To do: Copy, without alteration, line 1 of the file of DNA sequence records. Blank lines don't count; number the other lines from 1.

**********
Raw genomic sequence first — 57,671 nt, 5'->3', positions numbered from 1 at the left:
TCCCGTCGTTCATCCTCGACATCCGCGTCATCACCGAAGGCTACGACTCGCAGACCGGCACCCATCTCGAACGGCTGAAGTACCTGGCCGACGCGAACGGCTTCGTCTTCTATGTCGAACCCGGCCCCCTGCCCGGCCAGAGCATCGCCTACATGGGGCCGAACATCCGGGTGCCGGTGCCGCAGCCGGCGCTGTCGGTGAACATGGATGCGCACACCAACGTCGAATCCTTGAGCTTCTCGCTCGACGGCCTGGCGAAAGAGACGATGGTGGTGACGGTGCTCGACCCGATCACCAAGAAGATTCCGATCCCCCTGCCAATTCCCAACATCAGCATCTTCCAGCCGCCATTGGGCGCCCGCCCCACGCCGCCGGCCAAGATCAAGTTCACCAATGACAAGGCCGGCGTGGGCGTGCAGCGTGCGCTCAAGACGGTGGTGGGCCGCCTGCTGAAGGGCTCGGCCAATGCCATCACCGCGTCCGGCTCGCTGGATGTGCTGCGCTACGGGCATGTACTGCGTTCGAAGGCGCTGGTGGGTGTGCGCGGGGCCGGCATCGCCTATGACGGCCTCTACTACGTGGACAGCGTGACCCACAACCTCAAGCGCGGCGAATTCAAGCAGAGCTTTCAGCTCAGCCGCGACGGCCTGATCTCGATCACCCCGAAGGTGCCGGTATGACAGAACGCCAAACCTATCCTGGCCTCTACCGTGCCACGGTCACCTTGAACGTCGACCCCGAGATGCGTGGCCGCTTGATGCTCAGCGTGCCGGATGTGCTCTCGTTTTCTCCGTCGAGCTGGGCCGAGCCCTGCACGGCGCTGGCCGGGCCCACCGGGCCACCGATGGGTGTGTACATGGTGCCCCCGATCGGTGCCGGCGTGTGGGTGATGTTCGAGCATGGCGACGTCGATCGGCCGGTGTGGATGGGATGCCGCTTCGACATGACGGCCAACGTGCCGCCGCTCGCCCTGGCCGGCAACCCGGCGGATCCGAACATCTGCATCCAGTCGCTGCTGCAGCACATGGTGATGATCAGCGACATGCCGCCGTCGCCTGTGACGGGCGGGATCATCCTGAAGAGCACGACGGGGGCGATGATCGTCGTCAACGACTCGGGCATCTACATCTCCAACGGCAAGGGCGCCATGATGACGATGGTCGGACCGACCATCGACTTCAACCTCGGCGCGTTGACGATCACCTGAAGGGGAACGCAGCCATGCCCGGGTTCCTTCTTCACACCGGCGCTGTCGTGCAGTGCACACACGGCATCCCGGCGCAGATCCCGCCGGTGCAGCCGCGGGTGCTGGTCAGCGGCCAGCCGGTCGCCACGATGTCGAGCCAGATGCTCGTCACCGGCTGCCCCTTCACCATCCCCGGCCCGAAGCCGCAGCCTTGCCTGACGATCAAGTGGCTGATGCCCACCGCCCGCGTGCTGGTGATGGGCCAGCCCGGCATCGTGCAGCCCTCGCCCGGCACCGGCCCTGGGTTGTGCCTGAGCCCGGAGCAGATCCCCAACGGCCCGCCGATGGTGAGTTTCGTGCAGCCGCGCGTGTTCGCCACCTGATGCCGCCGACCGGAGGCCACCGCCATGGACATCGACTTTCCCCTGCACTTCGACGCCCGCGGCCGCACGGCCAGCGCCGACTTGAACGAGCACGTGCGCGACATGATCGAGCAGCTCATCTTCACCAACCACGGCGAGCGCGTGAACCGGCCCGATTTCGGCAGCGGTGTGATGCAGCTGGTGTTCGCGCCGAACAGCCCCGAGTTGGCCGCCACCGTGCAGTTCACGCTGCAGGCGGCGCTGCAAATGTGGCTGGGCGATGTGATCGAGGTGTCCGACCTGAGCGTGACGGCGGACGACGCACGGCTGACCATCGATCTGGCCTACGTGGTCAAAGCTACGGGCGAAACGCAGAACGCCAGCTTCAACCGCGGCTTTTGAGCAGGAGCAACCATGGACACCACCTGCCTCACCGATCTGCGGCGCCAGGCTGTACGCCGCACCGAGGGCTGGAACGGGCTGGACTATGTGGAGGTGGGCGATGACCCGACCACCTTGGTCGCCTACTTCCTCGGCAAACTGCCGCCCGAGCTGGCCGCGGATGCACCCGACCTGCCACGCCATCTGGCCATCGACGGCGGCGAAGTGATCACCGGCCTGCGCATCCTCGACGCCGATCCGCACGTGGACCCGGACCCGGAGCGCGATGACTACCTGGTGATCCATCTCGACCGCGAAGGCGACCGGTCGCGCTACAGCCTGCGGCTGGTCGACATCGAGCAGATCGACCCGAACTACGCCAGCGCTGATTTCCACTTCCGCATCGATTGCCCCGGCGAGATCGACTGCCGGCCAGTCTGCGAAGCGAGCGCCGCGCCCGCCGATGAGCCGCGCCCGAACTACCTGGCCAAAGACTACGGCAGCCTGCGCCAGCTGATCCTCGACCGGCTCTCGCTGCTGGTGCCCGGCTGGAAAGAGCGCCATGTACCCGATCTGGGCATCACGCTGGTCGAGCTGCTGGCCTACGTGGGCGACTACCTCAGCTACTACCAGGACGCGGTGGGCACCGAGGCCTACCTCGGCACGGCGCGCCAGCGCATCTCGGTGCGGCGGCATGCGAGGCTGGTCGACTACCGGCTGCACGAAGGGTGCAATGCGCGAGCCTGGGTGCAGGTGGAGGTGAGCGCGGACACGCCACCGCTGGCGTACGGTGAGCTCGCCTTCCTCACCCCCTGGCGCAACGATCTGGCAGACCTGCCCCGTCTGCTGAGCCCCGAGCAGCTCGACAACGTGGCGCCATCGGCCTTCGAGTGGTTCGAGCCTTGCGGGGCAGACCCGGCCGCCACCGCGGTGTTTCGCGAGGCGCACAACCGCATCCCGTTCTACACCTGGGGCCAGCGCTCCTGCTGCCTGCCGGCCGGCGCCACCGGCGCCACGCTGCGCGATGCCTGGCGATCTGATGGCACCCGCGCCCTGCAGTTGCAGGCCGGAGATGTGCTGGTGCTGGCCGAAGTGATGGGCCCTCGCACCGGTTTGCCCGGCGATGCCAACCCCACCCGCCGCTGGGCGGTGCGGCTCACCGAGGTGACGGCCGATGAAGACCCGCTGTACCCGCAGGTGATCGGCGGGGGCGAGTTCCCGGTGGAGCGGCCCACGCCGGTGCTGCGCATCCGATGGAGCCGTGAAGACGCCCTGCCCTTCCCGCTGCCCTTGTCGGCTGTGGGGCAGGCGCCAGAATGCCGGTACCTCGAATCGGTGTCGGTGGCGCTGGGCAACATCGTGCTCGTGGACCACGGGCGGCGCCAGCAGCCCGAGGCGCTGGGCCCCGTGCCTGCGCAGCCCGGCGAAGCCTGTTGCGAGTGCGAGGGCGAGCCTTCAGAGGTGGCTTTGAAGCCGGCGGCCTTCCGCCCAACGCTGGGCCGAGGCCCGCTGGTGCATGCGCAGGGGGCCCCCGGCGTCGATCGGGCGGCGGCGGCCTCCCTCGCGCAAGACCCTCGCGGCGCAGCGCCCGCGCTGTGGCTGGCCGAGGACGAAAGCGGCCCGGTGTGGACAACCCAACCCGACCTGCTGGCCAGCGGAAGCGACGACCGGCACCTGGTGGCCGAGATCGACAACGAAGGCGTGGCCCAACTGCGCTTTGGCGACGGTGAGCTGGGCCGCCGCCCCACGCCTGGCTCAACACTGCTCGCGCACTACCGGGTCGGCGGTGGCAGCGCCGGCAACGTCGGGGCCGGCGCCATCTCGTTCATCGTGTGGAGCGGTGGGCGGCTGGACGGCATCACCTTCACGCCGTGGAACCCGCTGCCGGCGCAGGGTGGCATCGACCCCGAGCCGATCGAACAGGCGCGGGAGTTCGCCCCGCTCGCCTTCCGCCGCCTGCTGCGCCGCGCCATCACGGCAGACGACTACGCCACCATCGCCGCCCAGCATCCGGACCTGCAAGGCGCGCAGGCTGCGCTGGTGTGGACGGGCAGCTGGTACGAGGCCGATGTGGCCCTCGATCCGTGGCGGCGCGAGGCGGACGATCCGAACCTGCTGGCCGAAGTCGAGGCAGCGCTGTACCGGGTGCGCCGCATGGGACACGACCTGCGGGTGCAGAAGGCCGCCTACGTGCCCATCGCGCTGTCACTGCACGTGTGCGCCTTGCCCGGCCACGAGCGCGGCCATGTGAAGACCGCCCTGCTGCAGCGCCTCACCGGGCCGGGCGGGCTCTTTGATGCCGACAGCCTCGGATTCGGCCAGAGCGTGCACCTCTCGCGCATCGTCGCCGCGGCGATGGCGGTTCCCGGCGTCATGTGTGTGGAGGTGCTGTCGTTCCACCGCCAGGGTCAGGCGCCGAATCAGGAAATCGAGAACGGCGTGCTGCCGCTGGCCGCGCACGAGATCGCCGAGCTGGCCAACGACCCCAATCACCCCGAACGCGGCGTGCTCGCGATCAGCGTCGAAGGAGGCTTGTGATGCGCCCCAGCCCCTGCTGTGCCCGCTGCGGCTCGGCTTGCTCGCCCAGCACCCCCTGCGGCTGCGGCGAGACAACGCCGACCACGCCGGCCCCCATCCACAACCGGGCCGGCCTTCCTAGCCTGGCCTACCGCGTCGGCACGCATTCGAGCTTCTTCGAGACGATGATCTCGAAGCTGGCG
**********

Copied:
Raw genomic sequence first — 57,671 nt, 5'->3', positions numbered from 1 at the left: